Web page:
California fires bring upheaval to utilities as they face massive liabilities

Destruction from the Camp fire
(Los Angeles Times)

The worst fires in recorded California history promise to reshape the state’s utilities as Pacific Gas & Electric and Southern California Edison face billions of dollars in potential liabilities and growing calls to overhaul their systems to better prevent wildfires.

Power suppliers in California have faced increasing financial pressure over the last decade as a series of deadly fires has been linked to system malfunctions, usually caused by powerful winds.

But the November fires — which killed at least 71 people in Northern California and at least three in Southern California — have raised larger questions about the utilities’ operations and how much of the costs for fire damage and system improvements will be shouldered by ratepayers.

State regulators say they are investigating not just the fires, but in the case of PG&E, also “the corporate governance, structure, and operation to determine the best path forward.” This has fueled new demands from critics who want the state to break up the utility.


PG&E itself has offered a dire outlook if it is found responsible for the Camp fire in Paradise, Calif., saying it would exceed its insurance coverage.

Investigations into the cause of the Camp and Woolsey fires are continuing, but both utilities have hinted that their distribution system could be a factor in the potential causes.

That prospect sent their stocks tumbling and sparked questions about their exposure because of a gap in a new wildfire mitigation law that the Legislature approved this year to help PG&E deal with massive liabilities from the 2017 wine country fires. PG&E’s stocks recovered a bit Friday as regulators question whether bankruptcy was a certainty.


A broader question also lingered on the minds of energy experts and analysts this week: In the state’s volatile wildfire environment, how can these large utilities still run their businesses amid a continued and perhaps existential threat of financial exposure?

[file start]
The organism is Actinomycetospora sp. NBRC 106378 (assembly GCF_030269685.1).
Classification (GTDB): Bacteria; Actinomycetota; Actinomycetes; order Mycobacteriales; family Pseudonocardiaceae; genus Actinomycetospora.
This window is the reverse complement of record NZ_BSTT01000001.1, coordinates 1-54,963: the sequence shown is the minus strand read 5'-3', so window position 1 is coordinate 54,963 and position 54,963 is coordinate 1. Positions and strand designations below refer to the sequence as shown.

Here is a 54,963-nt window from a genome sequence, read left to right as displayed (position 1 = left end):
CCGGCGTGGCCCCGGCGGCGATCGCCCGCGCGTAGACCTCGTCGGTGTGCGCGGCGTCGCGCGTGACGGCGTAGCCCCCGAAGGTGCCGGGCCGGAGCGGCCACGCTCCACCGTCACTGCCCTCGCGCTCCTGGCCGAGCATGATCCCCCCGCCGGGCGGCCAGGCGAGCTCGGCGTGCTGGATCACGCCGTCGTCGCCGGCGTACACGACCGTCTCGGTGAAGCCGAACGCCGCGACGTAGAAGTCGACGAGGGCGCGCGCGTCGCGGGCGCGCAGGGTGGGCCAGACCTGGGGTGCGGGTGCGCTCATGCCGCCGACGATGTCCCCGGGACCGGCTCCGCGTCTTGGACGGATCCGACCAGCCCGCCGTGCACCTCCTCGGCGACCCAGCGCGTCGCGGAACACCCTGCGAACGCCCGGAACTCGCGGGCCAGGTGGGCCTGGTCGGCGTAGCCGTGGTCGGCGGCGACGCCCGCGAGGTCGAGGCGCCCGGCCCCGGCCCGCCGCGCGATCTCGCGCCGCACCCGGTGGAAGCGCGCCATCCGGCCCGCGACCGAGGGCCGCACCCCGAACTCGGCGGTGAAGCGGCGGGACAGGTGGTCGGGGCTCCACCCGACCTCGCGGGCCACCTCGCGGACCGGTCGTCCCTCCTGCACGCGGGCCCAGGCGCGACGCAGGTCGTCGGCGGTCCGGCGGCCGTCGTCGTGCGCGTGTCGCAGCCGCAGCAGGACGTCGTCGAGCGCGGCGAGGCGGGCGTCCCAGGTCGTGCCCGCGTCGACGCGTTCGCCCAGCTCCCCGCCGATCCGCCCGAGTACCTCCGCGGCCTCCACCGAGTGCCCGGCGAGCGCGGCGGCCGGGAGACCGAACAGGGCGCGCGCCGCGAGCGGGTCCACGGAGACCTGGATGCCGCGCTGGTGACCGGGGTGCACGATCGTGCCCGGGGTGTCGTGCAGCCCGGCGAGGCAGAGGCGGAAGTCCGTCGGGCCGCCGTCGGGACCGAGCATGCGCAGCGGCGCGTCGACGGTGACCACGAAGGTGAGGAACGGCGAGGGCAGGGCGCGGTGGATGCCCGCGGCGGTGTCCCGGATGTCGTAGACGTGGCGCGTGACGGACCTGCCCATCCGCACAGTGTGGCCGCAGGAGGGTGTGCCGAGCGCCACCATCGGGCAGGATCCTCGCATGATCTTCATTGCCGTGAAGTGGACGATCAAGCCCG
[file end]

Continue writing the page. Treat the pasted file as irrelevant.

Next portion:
“There’s a lot of uncertainty,” said Lucas Davis, a business and technology professor at UC Berkeley, who suggested the costs could reach into the tens of billions of dollars. “The potential liability could force these companies into bankruptcy.”

While utility issues have been linked to some destructive fires in recent years, they are not leading cause of wildfires. Other major causes include lightning, arson and ignition caused by vehicles. Improving the fire resilience of utility lines would help.

Experts say the recent spate of fires has many causes, including climate change — which is bringing higher temperature and drier brush — as well as homes being built on the wildland-urban interface.


Both companies say they are cooperating with the California Department of Forestry and Fire Protection investigation, which could last months. They also said that power incident reports filed with the California Public Utility Commission this week that noted power outages in the vicinity of the fire origins were preliminary and precautionary.

Still, industry experts predict a perilous road ahead for the utilities, especially PG&E, which is still grappling with damages related to a string of destructive wine country blazes last year in which investigators identified power lines as the spark. Its “safety culture” also remains under investigation by regulators, who signaled Thursday that scrutiny would continue.